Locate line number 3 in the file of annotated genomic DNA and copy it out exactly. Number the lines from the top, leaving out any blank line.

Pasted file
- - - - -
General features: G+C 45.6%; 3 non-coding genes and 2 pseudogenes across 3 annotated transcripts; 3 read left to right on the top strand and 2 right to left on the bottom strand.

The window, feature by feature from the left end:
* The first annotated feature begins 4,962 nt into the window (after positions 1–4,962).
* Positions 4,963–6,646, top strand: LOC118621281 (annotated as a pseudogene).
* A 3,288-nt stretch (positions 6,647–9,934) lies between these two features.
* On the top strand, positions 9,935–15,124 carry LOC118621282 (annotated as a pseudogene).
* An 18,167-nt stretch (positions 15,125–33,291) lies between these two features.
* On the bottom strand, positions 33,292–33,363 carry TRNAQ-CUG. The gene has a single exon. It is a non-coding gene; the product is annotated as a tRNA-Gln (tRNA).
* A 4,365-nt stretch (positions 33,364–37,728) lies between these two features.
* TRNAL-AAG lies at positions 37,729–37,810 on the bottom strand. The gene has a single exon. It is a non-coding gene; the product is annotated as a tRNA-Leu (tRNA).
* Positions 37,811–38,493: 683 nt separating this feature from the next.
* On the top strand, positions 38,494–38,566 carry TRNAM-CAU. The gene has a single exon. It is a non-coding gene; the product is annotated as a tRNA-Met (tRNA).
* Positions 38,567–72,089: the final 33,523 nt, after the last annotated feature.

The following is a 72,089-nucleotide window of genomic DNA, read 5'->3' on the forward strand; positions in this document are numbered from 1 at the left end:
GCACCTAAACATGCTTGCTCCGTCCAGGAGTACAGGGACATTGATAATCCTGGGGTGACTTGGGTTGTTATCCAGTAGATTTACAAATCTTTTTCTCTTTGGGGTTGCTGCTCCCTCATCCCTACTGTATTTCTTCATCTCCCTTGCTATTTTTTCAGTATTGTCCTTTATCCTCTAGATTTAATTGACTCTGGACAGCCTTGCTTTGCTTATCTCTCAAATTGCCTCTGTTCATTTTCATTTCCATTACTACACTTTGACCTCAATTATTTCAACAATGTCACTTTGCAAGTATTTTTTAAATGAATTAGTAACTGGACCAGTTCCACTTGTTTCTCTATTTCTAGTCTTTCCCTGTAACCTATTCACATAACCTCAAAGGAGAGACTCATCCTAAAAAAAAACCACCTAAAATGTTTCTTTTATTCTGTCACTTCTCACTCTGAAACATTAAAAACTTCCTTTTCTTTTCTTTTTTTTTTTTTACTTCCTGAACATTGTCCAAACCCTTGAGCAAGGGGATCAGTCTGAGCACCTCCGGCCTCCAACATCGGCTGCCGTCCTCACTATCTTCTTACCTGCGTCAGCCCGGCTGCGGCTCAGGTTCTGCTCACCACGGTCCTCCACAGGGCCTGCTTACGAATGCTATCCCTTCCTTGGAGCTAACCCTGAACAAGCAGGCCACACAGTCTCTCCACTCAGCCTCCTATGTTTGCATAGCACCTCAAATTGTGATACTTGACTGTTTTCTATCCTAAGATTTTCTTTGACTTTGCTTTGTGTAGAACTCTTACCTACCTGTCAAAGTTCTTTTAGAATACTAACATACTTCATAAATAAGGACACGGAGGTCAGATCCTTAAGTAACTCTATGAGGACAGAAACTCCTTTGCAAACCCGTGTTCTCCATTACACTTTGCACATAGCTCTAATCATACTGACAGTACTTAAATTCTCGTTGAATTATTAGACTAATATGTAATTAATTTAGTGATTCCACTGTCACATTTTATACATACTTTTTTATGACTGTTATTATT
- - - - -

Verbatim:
* The first annotated feature begins 4,962 nt into the window (after positions 1–4,962).